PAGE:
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A Complete Guide To Arduino and SD Card Interface

A Complete Guide To Arduino and SD Card Interface

In this tutorial, I will take you through the necessary details to build an Arduino and an SD card project. SD cards enable you to log a considerable amount of data.

Hence, Arduino and SD cards are a good combination for data logger projects.

The SD cards can store many images which you can use in games, navigation menus, Point Of Sale terminals, and more.

You can also store text files and display them in your e-Book reader project. 

SD Cards are tiny memory cards that provide you a lot of storage space.

You can interface an Arduino with the SD card with the help of an SD card module. 

By the end of this tutorial, you will understand the basics of SD cards, available SD card module options, a step-by-step connection guide, an example Arduino code, and a collection of frequently asked questions.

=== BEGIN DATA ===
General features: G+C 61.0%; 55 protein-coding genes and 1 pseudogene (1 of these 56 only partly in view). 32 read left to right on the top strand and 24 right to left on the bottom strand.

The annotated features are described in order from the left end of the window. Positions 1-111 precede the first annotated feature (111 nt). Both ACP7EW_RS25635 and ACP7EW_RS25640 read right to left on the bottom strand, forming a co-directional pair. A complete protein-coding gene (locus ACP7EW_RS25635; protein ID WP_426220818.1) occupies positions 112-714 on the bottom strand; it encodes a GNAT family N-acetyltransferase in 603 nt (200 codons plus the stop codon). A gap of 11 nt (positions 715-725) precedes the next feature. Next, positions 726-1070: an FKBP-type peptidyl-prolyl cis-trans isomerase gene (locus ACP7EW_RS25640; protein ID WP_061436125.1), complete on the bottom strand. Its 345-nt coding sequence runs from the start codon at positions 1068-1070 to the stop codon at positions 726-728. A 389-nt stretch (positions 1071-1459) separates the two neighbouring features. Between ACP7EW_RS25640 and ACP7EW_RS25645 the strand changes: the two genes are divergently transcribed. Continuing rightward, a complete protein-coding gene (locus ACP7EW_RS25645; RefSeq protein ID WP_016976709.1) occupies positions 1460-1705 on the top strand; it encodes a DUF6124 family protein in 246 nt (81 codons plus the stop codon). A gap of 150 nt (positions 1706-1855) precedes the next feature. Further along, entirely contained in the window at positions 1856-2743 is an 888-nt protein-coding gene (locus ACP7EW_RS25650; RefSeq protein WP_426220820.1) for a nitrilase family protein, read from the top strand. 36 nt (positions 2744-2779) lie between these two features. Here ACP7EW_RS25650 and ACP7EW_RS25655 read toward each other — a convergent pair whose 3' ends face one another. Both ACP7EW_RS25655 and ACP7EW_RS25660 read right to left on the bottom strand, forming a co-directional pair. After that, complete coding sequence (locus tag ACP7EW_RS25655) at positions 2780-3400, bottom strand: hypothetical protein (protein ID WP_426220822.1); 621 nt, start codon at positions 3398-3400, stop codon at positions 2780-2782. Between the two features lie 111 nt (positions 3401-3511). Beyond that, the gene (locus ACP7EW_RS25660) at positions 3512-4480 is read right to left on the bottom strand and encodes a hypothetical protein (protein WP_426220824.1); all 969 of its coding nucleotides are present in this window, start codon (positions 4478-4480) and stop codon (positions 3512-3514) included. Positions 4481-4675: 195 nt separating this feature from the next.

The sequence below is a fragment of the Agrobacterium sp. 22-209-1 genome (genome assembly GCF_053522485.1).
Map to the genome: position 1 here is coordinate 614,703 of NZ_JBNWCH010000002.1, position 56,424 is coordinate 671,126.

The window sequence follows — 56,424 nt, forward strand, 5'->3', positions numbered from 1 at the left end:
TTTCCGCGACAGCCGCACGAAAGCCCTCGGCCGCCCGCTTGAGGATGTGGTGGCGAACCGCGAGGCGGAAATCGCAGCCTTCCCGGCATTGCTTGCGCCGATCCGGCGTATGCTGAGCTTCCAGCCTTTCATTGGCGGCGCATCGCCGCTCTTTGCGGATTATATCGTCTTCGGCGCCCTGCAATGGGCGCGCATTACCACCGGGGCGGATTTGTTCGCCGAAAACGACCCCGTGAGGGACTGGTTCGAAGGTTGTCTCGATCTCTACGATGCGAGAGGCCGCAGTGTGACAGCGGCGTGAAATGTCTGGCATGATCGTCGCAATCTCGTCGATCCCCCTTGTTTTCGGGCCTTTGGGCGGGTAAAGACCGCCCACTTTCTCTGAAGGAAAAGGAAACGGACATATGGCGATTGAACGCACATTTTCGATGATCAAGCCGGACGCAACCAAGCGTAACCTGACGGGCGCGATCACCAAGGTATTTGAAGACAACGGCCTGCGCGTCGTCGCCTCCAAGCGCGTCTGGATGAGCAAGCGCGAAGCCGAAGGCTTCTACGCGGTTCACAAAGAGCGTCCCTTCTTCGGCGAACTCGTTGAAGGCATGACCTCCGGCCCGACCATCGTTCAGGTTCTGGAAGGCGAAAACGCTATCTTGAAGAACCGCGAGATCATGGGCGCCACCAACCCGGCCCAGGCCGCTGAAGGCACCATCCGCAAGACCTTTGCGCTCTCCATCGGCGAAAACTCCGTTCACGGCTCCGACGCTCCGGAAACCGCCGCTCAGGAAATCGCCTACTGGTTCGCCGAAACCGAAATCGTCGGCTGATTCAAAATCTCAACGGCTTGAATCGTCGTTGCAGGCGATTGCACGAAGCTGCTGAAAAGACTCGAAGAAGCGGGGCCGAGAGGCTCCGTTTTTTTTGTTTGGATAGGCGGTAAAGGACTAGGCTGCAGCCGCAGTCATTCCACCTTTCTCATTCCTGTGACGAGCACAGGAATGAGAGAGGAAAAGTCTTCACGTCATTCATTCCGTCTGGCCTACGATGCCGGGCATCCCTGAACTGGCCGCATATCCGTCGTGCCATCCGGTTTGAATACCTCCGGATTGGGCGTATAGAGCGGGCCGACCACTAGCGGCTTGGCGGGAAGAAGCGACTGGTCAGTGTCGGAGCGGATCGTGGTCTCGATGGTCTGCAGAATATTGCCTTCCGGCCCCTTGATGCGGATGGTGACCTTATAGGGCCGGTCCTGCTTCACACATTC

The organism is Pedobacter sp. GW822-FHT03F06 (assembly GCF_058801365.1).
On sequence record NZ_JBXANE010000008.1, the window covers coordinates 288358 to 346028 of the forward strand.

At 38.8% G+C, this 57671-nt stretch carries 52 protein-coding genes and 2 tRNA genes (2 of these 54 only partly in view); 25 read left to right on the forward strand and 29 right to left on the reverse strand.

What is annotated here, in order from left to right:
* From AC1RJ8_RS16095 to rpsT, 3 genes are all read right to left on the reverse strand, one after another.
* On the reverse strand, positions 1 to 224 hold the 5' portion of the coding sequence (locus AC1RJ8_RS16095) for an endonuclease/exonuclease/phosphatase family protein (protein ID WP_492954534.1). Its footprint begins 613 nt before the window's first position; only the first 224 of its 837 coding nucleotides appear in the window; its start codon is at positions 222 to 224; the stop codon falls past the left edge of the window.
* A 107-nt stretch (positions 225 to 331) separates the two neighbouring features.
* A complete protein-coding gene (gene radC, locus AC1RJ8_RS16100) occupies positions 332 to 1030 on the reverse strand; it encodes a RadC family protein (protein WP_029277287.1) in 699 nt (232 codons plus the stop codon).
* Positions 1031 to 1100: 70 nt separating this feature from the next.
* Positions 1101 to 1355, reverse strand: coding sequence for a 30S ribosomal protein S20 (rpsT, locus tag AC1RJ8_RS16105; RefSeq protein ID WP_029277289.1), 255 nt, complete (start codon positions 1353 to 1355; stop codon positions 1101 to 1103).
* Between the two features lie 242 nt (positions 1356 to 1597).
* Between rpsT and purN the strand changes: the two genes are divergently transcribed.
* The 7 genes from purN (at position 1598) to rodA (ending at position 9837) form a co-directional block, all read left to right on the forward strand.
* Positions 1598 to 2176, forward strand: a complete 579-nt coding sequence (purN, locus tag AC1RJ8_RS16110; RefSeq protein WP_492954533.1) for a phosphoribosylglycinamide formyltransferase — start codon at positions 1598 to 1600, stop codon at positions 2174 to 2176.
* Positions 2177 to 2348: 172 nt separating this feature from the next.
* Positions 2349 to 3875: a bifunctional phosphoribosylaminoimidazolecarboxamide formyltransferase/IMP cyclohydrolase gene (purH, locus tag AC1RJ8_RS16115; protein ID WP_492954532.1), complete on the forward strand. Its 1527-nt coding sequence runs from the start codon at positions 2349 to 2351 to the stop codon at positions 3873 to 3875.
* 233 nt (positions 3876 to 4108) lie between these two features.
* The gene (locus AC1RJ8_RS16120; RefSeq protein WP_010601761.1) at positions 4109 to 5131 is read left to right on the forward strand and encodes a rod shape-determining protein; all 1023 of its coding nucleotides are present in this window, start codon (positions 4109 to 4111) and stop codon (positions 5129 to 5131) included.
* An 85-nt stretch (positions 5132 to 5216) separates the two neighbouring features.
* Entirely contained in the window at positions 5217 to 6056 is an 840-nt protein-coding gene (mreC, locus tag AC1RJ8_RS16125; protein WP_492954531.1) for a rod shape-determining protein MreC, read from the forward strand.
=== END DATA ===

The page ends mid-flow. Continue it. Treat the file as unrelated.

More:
Let’s get started!

Components Needed To Build Arduino And A SD Card Project

Hardware Components 

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Basics of A SD Card and the SD Card Module

SD Card stands for Secure Digital Card. The SD cards are non-volatile flash memories designed for portable devices (Mobile, MP3 players, Dataloggers, etc. ) 

 Let us look at the SD card closely.

The below image provides you with pin details of the SD card and a Micro SD card. Micro SD cards are more common.

You can easily find many modules with a Micro SD card holder on one end and accessible to us DIP pins to connect to the breadboard.

There are two interfaces, SD and SPI. We use the SPI interface in this article. You will find a lot of libraries for Arduino and SD cards with the SPI interface.

The SPI protocol is used in most of the Arduino projects you see. 

You can switch between SD mode and SPI mode of communication during power-up.